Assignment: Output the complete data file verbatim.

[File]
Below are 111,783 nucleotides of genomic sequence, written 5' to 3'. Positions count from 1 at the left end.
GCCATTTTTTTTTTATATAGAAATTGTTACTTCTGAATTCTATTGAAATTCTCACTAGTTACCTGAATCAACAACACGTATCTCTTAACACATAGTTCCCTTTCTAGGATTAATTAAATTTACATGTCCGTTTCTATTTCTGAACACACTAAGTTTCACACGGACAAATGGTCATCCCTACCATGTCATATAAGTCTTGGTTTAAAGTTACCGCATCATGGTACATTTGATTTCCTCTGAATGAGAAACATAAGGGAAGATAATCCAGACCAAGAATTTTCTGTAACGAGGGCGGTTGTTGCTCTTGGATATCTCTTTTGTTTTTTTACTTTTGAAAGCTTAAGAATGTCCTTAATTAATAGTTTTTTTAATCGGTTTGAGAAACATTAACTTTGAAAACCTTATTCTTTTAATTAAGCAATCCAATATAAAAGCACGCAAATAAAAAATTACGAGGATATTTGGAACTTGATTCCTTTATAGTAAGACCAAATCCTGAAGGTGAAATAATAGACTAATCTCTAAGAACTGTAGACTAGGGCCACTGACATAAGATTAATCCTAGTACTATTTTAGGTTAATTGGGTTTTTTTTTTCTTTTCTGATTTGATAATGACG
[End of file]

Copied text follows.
Below are 111,783 nucleotides of genomic sequence, written 5' to 3'. Positions count from 1 at the left end.
GCCATTTTTTTTTTATATAGAAATTGTTACTTCTGAATTCTATTGAAATTCTCACTAGTTACCTGAATCAACAACACGTATCTCTTAACACATAGTTCCCTTTCTAGGATTAATTAAATTTACATGTCCGTTTCTATTTCTGAACACACTAAGTTTCACACGGACAAATGGTCATCCCTACCATGTCATATAAGTCTTGGTTTAAAGTTACCGCATCATGGTACATTTGATTTCCTCTGAATGAGAAACATAAGGGAAGATAATCCAGACCAAGAATTTTCTGTAACGAGGGCGGTTGTTGCTCTTGGATATCTCTTTTGTTTTTTTACTTTTGAAAGCTTAAGAATGTCCTTAATTAATAGTTTTTTTAATCGGTTTGAGAAACATTAACTTTGAAAACCTTATTCTTTTAATTAAGCAATCCAATATAAAAGCACGCAAATAAAAAATTACGAGGATATTTGGAACTTGATTCCTTTATAGTAAGACCAAATCCTGAAGGTGAAATAATAGACTAATCTCTAAGAACTGTAGACTAGGGCCACTGACATAAGATTAATCCTAGTACTATTTTAGGTTAATTGGGTTTTTTTTTTCTTTTCTGATTTGATAATGACG